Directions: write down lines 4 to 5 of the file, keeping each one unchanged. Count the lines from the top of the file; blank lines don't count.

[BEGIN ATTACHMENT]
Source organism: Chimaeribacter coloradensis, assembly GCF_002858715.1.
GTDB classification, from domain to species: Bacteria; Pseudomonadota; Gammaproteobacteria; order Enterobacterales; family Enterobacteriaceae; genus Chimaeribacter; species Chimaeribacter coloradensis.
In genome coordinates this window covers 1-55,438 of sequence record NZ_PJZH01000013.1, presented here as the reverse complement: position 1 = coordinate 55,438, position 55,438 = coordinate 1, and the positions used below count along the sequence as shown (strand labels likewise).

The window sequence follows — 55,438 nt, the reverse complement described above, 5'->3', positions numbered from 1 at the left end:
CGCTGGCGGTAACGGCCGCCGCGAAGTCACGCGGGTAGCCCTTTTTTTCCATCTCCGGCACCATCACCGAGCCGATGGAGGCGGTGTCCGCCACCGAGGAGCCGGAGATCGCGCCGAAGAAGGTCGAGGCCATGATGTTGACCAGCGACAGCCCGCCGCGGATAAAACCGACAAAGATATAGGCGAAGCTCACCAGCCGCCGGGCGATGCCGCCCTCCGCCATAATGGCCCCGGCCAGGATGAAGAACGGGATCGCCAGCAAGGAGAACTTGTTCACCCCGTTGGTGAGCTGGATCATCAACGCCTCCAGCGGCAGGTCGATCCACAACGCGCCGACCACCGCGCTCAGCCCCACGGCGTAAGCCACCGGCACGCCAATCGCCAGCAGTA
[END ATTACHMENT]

The window sequence follows — 55,438 nt, the reverse complement described above, 5'->3', positions numbered from 1 at the left end:
CGCTGGCGGTAACGGCCGCCGCGAAGTCACGCGGGTAGCCCTTTTTTTCCATCTCCGGCACCATCACCGAGCCGATGGAGGCGGTGTCCGCCACCGAGGAGCCGGAGATCGCGCCGAAGAAGGTCGAGGCCATGATGTTGACCAGCGACAGCCCGCCGCGGATAAAACCGACAAAGATATAGGCGAAGCTCACCAGCCGCCGGGCGATGCCGCCCTCCGCCATAATGGCCCCGGCCAGGATGAAGAACGGGATCGCCAGCAAGGAGAACTTGTTCACCCCGTTGGTGAGCTGGATCATCAACGCCTCCAGCGGCAGGTCGATCCACAACGCGCCGACCACCGCGCTCAGCCCCACGGCGTAAGCCACCGGCACGCCAATCGCCAGCAGTA